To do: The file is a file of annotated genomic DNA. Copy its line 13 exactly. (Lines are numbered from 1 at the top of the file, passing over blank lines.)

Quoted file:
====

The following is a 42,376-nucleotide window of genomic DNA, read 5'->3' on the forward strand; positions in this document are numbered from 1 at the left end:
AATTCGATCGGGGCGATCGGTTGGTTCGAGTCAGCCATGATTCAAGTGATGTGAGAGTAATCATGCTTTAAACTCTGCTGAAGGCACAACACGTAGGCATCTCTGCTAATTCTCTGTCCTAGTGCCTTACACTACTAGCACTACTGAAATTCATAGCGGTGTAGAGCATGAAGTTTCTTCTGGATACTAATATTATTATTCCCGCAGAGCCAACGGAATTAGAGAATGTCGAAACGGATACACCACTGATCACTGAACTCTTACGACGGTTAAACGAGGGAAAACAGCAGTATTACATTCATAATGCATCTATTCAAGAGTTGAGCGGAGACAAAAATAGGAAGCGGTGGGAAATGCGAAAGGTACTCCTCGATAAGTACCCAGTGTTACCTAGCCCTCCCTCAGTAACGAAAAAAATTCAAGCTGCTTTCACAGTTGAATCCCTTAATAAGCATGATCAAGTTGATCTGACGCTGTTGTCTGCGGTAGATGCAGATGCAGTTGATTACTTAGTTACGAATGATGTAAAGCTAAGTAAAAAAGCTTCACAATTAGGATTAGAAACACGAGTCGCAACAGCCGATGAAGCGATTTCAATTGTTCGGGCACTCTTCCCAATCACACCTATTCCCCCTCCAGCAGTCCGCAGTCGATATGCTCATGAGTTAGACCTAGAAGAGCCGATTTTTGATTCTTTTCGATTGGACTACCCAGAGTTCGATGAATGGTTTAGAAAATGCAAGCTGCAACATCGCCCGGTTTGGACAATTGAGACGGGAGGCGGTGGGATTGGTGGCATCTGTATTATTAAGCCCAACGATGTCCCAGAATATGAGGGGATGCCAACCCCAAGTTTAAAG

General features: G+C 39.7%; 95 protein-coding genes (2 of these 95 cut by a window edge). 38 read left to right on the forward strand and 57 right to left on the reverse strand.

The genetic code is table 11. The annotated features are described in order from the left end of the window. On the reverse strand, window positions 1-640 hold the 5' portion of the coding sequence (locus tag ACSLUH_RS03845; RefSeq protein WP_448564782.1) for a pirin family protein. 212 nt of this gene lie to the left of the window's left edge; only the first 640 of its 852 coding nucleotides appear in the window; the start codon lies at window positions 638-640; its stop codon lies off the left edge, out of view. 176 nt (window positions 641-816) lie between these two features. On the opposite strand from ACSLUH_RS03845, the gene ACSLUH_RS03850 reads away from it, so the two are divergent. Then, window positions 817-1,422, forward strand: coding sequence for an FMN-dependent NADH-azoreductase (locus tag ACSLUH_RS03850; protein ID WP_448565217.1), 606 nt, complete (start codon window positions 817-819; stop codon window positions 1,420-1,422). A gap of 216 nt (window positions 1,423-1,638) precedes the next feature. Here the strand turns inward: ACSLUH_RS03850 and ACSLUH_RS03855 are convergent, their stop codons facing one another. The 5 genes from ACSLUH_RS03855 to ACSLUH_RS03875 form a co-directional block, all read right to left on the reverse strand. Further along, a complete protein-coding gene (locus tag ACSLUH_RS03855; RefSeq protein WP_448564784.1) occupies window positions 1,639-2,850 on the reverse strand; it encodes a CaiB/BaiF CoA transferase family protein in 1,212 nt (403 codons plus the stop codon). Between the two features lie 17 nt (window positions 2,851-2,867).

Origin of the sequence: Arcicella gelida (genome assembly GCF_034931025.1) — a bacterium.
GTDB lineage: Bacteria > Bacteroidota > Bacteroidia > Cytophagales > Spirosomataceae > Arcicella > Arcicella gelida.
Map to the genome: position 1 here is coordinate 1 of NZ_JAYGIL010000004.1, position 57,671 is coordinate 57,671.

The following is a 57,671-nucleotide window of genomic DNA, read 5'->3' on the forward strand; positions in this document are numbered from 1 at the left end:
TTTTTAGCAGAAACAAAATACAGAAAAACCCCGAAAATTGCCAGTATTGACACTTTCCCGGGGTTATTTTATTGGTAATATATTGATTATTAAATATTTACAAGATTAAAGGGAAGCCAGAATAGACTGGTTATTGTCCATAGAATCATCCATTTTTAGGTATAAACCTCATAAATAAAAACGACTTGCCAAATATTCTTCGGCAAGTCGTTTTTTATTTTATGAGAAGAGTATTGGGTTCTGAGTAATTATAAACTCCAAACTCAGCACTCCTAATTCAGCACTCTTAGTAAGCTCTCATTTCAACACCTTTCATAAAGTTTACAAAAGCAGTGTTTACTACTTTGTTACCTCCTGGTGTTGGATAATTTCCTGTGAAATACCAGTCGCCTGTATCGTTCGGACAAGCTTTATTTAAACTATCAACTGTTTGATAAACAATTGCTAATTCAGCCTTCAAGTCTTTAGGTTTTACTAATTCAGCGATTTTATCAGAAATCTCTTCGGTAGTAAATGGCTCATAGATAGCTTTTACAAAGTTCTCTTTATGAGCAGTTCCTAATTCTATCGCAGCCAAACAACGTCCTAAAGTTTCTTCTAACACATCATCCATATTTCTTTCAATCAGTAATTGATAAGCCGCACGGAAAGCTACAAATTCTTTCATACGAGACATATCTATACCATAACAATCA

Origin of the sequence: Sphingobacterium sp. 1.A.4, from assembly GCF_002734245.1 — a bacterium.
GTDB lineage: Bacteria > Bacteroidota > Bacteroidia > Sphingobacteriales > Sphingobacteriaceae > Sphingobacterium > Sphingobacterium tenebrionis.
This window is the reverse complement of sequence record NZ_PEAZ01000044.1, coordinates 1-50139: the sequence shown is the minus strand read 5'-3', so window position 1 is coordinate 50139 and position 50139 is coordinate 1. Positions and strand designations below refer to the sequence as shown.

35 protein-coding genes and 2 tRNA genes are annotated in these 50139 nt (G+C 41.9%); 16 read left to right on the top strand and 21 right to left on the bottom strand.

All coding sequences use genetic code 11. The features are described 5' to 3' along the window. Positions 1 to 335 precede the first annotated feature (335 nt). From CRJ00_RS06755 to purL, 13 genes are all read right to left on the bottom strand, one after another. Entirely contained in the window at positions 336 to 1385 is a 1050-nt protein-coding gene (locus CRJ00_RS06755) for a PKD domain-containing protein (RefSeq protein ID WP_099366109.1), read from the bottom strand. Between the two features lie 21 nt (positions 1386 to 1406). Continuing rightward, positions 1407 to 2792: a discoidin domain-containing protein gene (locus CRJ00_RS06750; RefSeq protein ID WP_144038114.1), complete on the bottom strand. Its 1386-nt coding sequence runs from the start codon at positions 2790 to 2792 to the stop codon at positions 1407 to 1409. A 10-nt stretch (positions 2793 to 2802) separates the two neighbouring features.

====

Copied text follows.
35 protein-coding genes and 2 tRNA genes are annotated in these 50139 nt (G+C 41.9%); 16 read left to right on the top strand and 21 right to left on the bottom strand.